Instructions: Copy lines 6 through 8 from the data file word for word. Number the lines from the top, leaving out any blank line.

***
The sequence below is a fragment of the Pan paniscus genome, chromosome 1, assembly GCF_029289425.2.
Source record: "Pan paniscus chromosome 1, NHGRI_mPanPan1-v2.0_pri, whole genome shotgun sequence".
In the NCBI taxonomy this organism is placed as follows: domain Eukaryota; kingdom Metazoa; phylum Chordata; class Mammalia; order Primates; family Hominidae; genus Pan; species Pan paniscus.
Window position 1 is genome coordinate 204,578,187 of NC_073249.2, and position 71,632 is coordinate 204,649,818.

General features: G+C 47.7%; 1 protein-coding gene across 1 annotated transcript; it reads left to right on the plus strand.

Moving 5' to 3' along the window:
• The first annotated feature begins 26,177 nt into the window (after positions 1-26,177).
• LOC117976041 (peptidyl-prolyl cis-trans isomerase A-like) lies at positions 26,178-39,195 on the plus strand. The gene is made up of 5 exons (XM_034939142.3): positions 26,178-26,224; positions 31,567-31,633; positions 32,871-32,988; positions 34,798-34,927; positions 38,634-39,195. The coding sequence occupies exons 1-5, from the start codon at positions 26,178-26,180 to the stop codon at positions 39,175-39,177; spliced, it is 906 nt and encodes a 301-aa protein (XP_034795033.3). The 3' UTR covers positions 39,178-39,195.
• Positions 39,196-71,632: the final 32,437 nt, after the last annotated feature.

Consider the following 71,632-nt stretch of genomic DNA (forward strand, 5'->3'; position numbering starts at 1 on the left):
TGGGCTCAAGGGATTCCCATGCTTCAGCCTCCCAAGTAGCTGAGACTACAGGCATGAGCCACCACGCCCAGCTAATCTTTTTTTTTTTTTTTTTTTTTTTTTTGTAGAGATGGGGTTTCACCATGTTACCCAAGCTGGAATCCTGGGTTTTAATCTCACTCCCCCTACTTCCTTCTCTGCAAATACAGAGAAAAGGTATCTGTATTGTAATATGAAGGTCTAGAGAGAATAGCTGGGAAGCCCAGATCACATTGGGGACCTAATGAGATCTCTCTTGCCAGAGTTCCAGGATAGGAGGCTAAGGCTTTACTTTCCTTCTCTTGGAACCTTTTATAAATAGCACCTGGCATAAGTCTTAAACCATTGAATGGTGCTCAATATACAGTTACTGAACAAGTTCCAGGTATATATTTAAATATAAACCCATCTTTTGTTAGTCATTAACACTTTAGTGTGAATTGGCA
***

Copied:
Moving 5' to 3' along the window:
• The first annotated feature begins 26,177 nt into the window (after positions 1-26,177).
• LOC117976041 (peptidyl-prolyl cis-trans isomerase A-like) lies at positions 26,178-39,195 on the plus strand. The gene is made up of 5 exons (XM_034939142.3): positions 26,178-26,224; positions 31,567-31,633; positions 32,871-32,988; positions 34,798-34,927; positions 38,634-39,195. The coding sequence occupies exons 1-5, from the start codon at positions 26,178-26,180 to the stop codon at positions 39,175-39,177; spliced, it is 906 nt and encodes a 301-aa protein (XP_034795033.3). The 3' UTR covers positions 39,178-39,195.